geographic information systems (GIS) in civic ed

Yesterday was our last class at the high school for this academic year. We brought along some maps (based on data that the students had collected) that showed aspects of the community that may affect young residents’ health. In particular, the maps show that kids who walk are clustered in certain areas; thus some neighborhoods may be built in ways that are friendly to pedestrians. That would be an important finding, because we know that walking reduces obesity, and obesity is a big health problem. Our students are alert to possible causes of error (the small sample, selection bias, hidden causes, etc). We would have to do a lot more research before we could draw any rigorous conclusions.

Today I took an excellent intermediate-level class on GIS software and became increasingly excited about what we can do with the class when we resume next fall. We’ll certainly ask them to collect more data about their fellow students’ behavior and locals assets such as stores and parks.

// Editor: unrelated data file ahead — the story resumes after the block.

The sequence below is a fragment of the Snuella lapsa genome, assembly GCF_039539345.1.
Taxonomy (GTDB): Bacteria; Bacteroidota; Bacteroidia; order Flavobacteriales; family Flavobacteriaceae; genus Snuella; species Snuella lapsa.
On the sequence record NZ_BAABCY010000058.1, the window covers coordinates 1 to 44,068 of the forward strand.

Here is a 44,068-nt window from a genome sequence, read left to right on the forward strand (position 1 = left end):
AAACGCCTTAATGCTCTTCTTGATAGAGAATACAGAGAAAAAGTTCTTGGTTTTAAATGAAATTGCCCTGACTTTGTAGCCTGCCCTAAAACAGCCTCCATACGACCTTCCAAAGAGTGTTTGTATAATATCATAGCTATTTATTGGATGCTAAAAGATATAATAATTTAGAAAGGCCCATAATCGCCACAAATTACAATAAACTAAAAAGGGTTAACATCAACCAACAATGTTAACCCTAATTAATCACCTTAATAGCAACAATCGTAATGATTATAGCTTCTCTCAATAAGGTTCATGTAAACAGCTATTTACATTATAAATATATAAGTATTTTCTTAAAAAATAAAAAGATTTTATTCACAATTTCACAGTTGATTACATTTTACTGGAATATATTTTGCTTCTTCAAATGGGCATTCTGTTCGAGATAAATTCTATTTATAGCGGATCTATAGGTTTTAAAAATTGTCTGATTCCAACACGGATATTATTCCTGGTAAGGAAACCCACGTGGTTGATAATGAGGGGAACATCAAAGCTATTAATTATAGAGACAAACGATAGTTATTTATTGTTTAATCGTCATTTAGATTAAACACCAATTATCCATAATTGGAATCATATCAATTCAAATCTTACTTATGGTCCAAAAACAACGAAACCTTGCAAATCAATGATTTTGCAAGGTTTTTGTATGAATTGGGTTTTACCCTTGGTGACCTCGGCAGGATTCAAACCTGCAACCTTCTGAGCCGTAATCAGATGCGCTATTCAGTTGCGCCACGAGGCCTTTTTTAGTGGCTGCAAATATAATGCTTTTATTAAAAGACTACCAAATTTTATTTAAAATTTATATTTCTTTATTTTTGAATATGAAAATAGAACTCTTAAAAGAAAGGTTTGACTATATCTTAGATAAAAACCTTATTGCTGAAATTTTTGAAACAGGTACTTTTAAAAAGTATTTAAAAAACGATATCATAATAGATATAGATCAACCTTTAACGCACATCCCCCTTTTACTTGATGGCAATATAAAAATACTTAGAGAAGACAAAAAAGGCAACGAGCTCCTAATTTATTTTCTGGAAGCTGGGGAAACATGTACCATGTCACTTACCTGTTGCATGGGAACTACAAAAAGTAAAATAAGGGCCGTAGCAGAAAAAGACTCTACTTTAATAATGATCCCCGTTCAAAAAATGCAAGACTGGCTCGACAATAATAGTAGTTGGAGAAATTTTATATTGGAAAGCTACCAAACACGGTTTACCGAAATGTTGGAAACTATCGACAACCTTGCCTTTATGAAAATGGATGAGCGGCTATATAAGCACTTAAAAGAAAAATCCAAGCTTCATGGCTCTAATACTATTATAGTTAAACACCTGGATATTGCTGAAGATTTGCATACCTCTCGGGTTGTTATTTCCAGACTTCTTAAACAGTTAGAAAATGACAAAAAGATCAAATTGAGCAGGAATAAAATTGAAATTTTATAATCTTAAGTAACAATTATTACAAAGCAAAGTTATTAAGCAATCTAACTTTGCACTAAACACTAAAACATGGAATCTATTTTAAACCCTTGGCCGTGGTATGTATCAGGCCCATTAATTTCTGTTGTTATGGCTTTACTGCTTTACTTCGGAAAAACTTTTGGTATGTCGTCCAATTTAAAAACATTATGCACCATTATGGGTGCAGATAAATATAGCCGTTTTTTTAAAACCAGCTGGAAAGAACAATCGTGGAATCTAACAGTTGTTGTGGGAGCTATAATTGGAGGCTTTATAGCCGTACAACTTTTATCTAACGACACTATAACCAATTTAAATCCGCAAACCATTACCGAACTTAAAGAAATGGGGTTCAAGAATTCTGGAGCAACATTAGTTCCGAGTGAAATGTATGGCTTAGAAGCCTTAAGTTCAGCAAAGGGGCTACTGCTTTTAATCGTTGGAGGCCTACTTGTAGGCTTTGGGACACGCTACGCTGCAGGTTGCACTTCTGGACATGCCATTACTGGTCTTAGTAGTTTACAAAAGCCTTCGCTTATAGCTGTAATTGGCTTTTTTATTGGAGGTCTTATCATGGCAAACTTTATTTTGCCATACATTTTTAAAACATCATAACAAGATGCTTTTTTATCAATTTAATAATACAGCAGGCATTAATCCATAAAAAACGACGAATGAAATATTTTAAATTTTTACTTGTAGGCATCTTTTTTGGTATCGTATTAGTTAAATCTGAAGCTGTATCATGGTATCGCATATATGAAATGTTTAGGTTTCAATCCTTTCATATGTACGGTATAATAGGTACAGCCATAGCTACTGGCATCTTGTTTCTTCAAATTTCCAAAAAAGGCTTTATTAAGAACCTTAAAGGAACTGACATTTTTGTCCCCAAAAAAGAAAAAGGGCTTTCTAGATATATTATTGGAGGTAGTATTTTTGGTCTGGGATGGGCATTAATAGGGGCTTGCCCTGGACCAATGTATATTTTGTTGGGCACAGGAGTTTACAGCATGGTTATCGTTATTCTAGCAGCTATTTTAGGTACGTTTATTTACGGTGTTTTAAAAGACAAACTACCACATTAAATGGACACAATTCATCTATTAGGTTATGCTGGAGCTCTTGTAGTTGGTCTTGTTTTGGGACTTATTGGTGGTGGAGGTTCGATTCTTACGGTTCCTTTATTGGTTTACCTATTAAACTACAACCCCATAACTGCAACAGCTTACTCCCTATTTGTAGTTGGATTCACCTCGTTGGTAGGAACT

It’s exciting to address an issue (obesity) that’s usually seen in strictly pyschological terms–as a matter of body-image and will-power–and to look instead for geographical causes. Active citizens can potentially change the local landscape and zoning laws, whereas body-image and eating habits are very hard to change. Meanwhile, GIS software is making it possible for kids who don’t have very advanced skills to understand their environment in tremendously powerful ways.